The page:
Lake Charles-Boston's Current Situation - KPLC 7 News, Lake Charles, Louisiana

Lake Charles-Boston's Current Situation

The state has labeled Lake Charles Boston academically unacceptable. The school is already in corrective action and early projections say it could get worse in the fall.

KPLC's Education Reporter Pam Dixon took a closer look at the problems Lake Charles Boston can't seem to shake.  

Lake Charles Boston High junior Kevin Bartie never imagined he might not graduate from the school he and his brothers have known all their lives. Bartie says, "I've been here three years. It feels like another home."

But home isn't what it used to be according to top Calcasieu parish school administrators.

The overall low academic performance and high absenteeism by students and high teacher turnover are convincing some that it's time to close Lake Charles-Boston high school for good.

Lake Charles-Boston sophomore Terri Turpeau says, "I don't agree. They could have done more."

But, Pat Deaville, leader of the Lake Charles-Boston district assistance team, says the school district has spent the last five years trying to improve student achievement with school improvement plans, professional development programs and instructional methods, but student achievement remains at unacceptable levels.

Deaville, "We discovered even with professional developmental that was taking place, even with experts we still weren't seeing results...We've done everything the state requires and more, tried increasing staff gave our own curriculum and instruction department any school would love to have."

Biology teacher Keshia Broussard-Rideaux says she and others who are actually doing the teaching were left out of the decisions when it came to trying new things.

Broussard-Rideaux "Before a program is thrown into the school, talk to the teachers... Just because you implement something here doesn't mean it will be effective because it worked somewhere else."

She also says she offers after school tutoring programs, but many students don't take advantage of them.

Another problem for teachers, is the fact that less than one out of ten freshmen read at their grade level...69% read at a 6.5 grade reading level.

Lake Charles-Boston principal Rodney Geyen says, "By the time they get to high school we're struggling to carry on. It's very important to close a reading comprehension gap 3-4 grade levels behind with five to six months to taking the tests."

Some blame the elementary and middle feeder schools for promoting unprepared students.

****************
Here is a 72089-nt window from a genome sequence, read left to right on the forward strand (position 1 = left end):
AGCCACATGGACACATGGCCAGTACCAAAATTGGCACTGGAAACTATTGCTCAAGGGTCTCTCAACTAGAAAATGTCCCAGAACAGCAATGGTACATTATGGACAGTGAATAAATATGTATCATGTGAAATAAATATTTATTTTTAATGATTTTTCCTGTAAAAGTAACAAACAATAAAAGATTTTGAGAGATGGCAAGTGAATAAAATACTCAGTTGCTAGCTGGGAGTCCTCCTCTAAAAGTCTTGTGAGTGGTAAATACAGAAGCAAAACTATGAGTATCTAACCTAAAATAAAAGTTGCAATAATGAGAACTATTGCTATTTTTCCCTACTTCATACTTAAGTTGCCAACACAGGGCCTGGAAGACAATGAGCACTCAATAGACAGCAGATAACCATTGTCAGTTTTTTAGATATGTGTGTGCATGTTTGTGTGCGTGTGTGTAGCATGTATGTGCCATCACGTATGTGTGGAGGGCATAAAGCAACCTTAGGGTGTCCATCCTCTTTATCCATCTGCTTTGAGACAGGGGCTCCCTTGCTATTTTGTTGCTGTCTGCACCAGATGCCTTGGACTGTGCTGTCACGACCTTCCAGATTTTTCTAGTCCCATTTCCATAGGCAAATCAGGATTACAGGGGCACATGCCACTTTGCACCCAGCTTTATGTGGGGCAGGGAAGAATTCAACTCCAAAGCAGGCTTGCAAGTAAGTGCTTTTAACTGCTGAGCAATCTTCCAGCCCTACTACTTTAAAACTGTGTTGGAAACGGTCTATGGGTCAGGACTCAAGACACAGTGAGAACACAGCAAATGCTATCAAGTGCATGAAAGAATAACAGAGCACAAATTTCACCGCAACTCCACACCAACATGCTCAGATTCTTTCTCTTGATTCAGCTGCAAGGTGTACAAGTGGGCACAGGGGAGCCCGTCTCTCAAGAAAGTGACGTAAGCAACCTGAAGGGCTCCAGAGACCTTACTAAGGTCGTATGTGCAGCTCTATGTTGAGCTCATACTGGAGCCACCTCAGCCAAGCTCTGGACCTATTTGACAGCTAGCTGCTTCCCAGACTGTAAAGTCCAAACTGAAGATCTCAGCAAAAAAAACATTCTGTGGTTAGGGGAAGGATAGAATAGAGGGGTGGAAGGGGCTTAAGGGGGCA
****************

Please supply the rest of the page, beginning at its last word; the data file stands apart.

Broussard-Rideaux says, "Last year they didn't have to pass LEAP 8th grade because of the hurricane. And there's social promotion. A 16 year old in middle school is going to be put in their grade."

According to the school system's academic progress report, 48% of the 374 students enrolled are projected to fail at least one class. 33% are projected to fail multiple classes. The numbers get worse when you single out freshmen, where 69% are projected to fail one class and 56% projected to fail multiple classes.

The overall grade point average for the entire student body is 1.9, a D-plus.

Broussard Rideaux, "I don't think it's fair to say the teachers aren't doing their job, we're trying. We need more help."

More help that some say needs to come from parents and the students themselves. Many students are simply not showing up for class to learn. 41% of the students (153 students out of 374) have 20 absences or more.

Deaville: "If the student comes to school everything we do the teachers, professional development instruction in place has a chance to work. If the student isn't there doesn't matter how well trained teacher or innovation things for students".

While there may be plenty of blame to go around, you can't blame a lack of money. More money is spent per student at LCB than at any other high school- nearly 8,000 per student compared to 4,000 to 6,600 per student at other high schools.

Almost half the high school students in the LCB school zone have already chosen to attend other schools for a number of reasons, including federal majority to minority transfers and state allowed school choice for low performing schools.

Many people blame a large exodus of capable students for the school's low academic performance.

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